I wrote this eve-of-Lent piece (it was published in The Sun) ten years ago. Reading it over, I'm appalled at my hubris (may the dear, faithful monks forgive my blindness and ingratitude), but also cheered by how my house was built on solid rock even in the early days of my (ongoing) conversion...
I like what a priest said in a homily last week: "Instead of giving up something this Lent, why not just give?"...Nonetheless, I'm doing my going-without-sugar thing again this year and all I can say is it's a long, long time till Easter...
Blessings on your own Lenten (and all other kinds of) journey...
I’m not sure what I pictured when I decided to make a retreat at an unfamiliar monastery, but it wasn’t this: a jumble of outbuildings and abandoned sheds, piles of barrels draped with blue tarps, a labyrinth of dirt roads. I circle around a couple of times, spot a sign saying "Registration" in the window of the bookstore, and park. After eight hours on the road, I'm hoping to be greeted by some calm, prayer-centered soul. Instead a heavily made-up woman named Dot startles, turns down the volume on a Larry Norman tape, and flutters nervously around trying to find someone to replace her at the cash register.
We walk the few hundred yards to a barracks-like structure and she ushers me into Room 1. I do a quick inventory--two twin beds, midget bedstand, broken Venetian blinds. "There's no…desk?" I venture.
Dot’s rolling eyes say it all: “There’s always gotta be one, doesn’t there?” she’s thinking. "If I could make a suggestion," she says tightly, "next time you go on a retreat, you might want to inform the people of your needs beforehand"-- as if a desk were a piece of esoteric equipment; as if I'd asked for something outlandish, like a pack of condoms.
All the next day the “retreat master” Jim, an overweight pecan farmer with a John Deere cap, makes hourly progress reports on his painstaking, convoluted attempts to locate a desk. Finally one of the monks approaches me in chapel, looks furtively around, as if we were planning a tryst, and whispers, "We've finally found you another room. Room 12."
And the kicker was, when I went over to look at it, Room 12 didn't have a desk either...At which point I realized my room was fine. It was wonderful. Hot water, heat, an outlet for my laptop, a porch.
Out back the next morning, I saw a beautiful orange bird. There are cottonwoods and cholla, and a little stream running through.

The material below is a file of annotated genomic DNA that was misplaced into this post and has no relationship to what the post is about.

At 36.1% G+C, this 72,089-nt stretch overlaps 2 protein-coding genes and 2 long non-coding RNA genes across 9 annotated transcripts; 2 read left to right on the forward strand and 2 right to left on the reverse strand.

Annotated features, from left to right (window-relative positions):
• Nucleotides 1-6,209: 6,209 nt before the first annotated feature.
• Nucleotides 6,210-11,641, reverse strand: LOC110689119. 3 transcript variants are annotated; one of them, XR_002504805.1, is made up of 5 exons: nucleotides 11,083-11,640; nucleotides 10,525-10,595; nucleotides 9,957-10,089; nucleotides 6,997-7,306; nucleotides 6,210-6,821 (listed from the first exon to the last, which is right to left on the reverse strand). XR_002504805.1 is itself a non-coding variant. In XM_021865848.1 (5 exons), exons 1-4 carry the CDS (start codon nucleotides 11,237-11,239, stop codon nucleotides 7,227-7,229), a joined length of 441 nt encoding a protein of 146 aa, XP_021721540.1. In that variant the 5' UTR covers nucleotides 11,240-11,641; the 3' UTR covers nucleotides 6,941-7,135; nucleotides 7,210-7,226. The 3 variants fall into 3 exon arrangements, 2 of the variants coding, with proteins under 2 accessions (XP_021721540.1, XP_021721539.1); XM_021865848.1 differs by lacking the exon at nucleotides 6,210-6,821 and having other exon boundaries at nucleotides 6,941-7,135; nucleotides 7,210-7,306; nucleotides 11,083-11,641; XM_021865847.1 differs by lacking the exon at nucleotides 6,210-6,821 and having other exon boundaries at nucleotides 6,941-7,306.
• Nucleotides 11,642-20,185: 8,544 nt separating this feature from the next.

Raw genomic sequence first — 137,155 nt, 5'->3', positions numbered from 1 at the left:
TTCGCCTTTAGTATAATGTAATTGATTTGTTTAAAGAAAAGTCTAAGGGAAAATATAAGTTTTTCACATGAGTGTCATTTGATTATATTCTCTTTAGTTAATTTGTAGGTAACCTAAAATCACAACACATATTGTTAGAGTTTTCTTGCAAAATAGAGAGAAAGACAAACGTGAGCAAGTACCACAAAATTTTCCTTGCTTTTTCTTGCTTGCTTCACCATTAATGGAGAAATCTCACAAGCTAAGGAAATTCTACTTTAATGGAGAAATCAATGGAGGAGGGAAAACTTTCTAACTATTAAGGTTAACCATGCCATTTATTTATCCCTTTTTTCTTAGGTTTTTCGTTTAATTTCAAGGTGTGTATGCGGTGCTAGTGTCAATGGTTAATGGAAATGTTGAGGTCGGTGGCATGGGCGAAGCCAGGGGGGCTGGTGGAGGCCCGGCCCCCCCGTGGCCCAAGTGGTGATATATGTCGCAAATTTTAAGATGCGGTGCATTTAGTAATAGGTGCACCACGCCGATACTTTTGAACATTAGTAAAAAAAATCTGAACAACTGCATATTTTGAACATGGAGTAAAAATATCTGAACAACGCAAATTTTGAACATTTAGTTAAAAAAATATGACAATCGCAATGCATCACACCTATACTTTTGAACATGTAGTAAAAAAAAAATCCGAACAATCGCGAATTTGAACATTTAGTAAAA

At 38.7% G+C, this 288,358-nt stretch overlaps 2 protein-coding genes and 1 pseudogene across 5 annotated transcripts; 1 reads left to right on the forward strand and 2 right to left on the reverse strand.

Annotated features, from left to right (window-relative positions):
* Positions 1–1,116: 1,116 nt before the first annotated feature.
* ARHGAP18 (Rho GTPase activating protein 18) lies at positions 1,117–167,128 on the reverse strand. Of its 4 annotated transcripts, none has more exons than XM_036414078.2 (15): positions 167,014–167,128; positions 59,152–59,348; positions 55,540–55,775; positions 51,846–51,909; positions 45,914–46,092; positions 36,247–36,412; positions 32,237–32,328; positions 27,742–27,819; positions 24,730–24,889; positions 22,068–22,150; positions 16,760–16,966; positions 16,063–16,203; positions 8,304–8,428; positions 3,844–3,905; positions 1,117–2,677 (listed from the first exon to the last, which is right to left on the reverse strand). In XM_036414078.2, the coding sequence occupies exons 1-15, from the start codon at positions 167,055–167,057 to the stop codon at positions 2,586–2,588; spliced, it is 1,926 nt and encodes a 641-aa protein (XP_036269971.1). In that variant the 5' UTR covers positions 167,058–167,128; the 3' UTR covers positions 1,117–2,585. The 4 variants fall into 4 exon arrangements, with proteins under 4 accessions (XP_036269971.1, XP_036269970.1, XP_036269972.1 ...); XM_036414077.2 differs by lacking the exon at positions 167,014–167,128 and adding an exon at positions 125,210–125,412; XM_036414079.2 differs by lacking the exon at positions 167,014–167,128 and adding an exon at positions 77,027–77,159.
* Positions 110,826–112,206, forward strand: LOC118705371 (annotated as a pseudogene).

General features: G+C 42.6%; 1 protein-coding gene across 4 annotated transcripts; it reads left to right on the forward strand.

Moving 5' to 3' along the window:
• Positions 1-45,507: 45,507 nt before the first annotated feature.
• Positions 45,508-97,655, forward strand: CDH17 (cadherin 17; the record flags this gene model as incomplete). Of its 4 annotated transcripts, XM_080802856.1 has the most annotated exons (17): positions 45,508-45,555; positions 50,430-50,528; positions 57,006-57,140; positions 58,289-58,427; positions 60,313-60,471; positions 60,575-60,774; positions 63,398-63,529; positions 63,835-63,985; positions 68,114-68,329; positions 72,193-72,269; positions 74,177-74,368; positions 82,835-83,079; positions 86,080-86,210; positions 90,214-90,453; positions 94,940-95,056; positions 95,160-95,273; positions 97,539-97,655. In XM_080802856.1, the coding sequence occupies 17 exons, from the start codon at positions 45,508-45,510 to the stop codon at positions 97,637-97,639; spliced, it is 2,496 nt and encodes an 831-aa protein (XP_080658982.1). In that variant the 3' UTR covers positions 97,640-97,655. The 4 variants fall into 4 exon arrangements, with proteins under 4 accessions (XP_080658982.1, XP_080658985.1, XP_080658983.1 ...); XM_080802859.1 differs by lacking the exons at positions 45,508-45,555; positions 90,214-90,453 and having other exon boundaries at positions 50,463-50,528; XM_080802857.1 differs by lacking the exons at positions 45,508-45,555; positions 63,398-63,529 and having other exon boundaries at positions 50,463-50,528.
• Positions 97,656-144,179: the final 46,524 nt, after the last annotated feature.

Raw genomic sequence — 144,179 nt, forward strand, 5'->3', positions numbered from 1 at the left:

|photo: integrity of light|
I'm here because I need a break from my life--the book nobody wants to buy, the one-bedroom apartment where I write, my husband Tim, the early stage breast cancer I found out about last year and decided to treat with surgery only. "Oh, you're using holistic medicine," people say approvingly. But I am not using holistic medicine. I am not seeing an acupuncturist, a nutritionist, an herbalist; I am not taking vitamin supplements or Laetrile or mistletoe tea. Aside from cutting down on fat, I am doing pretty much what I was doing already, which is eating healthily, walking, writing, praying and hanging out with other sober people--I've been a recovering alcoholic for 14 years.
But you got cancer doing that, I can hear people thinking. So I got cancer! People get cancer, they die from cancer! My problem is not cancer. It's lack of faith, lack of acceptance, living in illusion. That's the real reason I'm here.
This big place is apparently run by six or seven monks, all of whom appear to be in the throes of deep spiritual crisis. The Divine Office--Vigils, Lauds, Vespers, Compline--is the heart of Benedictine spirituality. At every other monastery I've attended, it's prayed with the utmost attention and reverence. Here the monks show up looking like they just crawled out of bed; they slump and slouch and scratch and yawn; they seem crabby and bored. One, a sixtyish fellow with bloodshot eyes, practically lies down in his seat after quavering the entrance antiphon; another, a tall rawboned youth with hacked-off hair, crosses his legs, gazes out the window and dangles his breviary in one hand. This, it turns out, is the abbot.